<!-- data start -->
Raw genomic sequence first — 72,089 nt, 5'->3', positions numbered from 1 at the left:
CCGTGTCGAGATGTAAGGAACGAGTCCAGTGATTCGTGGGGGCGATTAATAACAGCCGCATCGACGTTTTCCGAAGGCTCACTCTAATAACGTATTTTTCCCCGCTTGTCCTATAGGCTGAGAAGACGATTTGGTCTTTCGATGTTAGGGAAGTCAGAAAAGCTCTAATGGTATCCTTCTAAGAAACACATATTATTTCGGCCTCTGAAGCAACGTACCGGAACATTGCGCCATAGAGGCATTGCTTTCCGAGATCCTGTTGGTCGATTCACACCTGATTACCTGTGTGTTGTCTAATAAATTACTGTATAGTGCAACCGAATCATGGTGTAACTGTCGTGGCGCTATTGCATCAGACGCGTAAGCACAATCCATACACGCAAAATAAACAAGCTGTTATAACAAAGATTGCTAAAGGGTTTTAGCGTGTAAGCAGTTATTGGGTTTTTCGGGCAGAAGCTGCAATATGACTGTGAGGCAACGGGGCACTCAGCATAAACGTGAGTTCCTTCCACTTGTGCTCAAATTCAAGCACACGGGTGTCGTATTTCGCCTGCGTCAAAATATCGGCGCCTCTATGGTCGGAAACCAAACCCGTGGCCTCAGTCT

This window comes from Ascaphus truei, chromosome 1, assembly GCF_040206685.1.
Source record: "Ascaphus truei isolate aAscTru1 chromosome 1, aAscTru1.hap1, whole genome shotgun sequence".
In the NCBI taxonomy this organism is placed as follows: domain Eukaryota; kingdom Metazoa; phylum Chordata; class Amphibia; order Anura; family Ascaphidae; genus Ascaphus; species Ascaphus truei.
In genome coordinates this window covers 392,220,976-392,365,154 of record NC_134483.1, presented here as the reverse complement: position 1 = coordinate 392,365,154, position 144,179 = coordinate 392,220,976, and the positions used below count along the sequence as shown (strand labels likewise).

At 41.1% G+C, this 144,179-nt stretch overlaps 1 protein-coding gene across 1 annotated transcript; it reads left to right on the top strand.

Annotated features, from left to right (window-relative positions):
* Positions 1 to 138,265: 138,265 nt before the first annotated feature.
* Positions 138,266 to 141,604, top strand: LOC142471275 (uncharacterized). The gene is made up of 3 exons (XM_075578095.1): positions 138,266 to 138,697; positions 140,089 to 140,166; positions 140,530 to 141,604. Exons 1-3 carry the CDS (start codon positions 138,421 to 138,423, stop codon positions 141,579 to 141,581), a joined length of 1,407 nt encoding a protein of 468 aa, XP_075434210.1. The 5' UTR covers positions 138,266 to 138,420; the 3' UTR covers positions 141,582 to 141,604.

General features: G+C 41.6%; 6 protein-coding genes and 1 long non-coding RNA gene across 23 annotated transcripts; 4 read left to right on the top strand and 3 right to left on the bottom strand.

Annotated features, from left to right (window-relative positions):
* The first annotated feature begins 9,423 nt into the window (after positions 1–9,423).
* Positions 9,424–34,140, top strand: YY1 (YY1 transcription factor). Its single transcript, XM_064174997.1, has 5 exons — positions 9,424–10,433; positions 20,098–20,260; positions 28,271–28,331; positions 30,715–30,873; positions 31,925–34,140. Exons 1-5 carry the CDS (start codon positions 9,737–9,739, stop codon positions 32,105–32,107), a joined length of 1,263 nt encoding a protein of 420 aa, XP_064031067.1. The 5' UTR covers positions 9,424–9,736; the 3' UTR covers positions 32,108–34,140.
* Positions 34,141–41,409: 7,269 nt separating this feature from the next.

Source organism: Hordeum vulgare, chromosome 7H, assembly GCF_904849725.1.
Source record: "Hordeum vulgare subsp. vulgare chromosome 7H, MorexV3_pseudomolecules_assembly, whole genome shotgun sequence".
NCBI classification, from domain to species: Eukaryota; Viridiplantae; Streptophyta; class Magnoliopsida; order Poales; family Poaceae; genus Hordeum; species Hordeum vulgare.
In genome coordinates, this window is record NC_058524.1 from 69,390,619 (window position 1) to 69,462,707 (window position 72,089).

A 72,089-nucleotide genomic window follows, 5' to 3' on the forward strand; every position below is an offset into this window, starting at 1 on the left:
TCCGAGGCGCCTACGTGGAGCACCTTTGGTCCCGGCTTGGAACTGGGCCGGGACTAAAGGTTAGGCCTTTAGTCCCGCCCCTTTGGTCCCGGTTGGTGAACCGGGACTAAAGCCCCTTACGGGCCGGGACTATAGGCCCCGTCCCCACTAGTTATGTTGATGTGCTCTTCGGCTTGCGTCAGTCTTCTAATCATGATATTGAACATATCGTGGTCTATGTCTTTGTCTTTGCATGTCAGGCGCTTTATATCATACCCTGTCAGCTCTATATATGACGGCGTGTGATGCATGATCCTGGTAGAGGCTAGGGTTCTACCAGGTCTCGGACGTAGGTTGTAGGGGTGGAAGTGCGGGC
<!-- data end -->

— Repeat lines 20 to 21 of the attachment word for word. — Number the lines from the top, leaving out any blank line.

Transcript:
A 72,089-nucleotide genomic window follows, 5' to 3' on the forward strand; every position below is an offset into this window, starting at 1 on the left:
TCCGAGGCGCCTACGTGGAGCACCTTTGGTCCCGGCTTGGAACTGGGCCGGGACTAAAGGTTAGGCCTTTAGTCCCGCCCCTTTGGTCCCGGTTGGTGAACCGGGACTAAAGCCCCTTACGGGCCGGGACTATAGGCCCCGTCCCCACTAGTTATGTTGATGTGCTCTTCGGCTTGCGTCAGTCTTCTAATCATGATATTGAACATATCGTGGTCTATGTCTTTGTCTTTGCATGTCAGGCGCTTTATATCATACCCTGTCAGCTCTATATATGACGGCGTGTGATGCATGATCCTGGTAGAGGCTAGGGTTCTACCAGGTCTCGGACGTAGGTTGTAGGGGTGGAAGTGCGGGC